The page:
Kubernetes and Microservices

Posted on January 31, 2019 by WilliamBoydWilliamBoyd

Microservices are a great way to architect your applications. In the old days, most applications consisted of a single, large executable containing all of the components of the application. Today, however, more and more people are designing their applications using a series of many relatively independent and decoupled services, known as microservices.

Why Microservices?

A microservice architecture comes with a host of benefits. Because your application is broken up into small, independent parts, different parts of the application can be built using completely different tools, languages, and frameworks. This allows you to use the best tools for every job. Another benefit of microservices is that they allow individual application components to be separately scaled. If one part of your application needs more resources, you can assign more resources to only that part. Under the old, single-executable architecture, on the other hand, you are forced to scale the entire applications, even those parts that don’t need it, based upon the application’s most resource-hungry components. In addition to this, the relative isolation of application components can increase stability, often limiting the impact of bugs and issues. These are just a few of the benefits of a microservice architecture.

The Need for Orchestration

A microservice architecture does come with some additional complexity. Deploying and managing microservices, and ensuring that different components of the application can talk to each other, can become a daunting task in the context of a complex microservice architecture. Orchestration tools like Kubernetes provide the automation tools you need in order to manage a microservice application and fully realize the benefits of microservices.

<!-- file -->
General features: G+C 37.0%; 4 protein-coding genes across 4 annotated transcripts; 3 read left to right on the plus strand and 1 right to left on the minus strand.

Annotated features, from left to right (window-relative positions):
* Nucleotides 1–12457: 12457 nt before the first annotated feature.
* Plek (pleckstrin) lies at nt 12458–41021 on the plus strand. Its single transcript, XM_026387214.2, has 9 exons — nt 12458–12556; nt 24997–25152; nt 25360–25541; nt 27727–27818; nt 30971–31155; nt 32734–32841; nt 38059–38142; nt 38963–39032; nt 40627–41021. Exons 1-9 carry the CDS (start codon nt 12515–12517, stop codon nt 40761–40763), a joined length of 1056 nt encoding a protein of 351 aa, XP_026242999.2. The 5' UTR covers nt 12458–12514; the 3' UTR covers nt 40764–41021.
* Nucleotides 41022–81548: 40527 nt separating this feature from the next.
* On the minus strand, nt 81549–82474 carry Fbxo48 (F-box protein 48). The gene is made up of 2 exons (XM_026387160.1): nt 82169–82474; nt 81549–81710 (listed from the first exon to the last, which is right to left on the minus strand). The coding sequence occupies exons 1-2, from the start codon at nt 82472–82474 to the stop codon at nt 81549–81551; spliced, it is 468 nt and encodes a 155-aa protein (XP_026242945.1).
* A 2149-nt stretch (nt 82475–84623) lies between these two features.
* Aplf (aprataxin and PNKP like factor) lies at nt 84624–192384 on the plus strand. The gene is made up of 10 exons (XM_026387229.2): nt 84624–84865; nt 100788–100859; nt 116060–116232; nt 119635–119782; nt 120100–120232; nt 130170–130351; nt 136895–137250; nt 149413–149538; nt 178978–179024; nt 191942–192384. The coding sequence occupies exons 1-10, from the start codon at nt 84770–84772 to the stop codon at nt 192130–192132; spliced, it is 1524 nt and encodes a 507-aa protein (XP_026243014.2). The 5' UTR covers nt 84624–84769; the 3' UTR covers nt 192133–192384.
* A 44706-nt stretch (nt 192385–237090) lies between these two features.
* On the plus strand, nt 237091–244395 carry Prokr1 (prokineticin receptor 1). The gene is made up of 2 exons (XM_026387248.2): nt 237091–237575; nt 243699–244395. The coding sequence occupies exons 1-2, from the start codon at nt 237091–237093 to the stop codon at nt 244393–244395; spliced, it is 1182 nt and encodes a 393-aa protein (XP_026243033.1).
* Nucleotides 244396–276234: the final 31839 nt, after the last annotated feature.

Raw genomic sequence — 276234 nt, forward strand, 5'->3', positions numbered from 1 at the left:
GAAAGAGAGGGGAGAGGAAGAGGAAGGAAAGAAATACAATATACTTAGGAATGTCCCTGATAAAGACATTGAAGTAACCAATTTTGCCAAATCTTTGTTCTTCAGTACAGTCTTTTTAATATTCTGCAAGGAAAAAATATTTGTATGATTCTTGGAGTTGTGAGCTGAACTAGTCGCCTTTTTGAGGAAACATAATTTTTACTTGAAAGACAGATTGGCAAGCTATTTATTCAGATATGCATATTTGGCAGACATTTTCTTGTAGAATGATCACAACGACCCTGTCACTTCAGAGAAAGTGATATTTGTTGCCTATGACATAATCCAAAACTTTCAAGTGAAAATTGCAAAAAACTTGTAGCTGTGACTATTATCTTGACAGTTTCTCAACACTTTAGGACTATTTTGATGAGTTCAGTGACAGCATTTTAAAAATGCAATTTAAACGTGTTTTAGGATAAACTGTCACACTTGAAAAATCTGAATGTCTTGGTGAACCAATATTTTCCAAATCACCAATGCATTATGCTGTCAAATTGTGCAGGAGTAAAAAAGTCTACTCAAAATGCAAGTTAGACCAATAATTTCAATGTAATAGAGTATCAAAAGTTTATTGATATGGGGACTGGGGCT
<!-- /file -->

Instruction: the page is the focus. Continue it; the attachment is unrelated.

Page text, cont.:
A Microservice Application in Kubernetes

If you want to get hands-on with Kubernetes and microservices, one great way to do that is to install a sample microservice application in a Kubernetes cluster. In order to follow along, you will need a working cluster. There are several Linux Academy courses, such as Kubernetes Essentials, that can help you get a cluster set up quickly.

We will be installing Stan’s Robot Shop. This is a sample microservice application from Instana. It is a fairly lightweight application, but it includes many services using a variety of technologies.

We’ll be working with the Linux Academy fork of the original Stan’s Robot Shop repo.

First, clone the repo to any machine where you can access the cluster using kubectl.

cd ~/
git clone https://github.com/linuxacademy/robot-shop.git

Create a namespace and deploy the application objects to the namespace using the deployment descriptors from the git repo.

kubectl create namespace robot-shop
kubectl -n robot-shop create -f ~/robot-shop/K8s/descriptors/

Get a list of the application’s pods, and wait for all of them to finish starting up.

kubectl get pods -n robot-shop -w

Once all the pods are up, you can access the application in a browser using the public IP of one of your Kubernetes servers and port 30080.

http://$kube_server_public_ip:30080

List the pods.

kubectl get pods -n robot-shop

You will see multiple services represented here, with a variety of technologies such as Redis, MongoDB, and RabbitMQ. All of these are microservices that communicate with one another in order to provide the full functionality of the Stan’s Robot Shop application.

You can learn more about the basics of Kubernetes, as well as how it interacts with microservices, in my new Kubernetes Essentials course!

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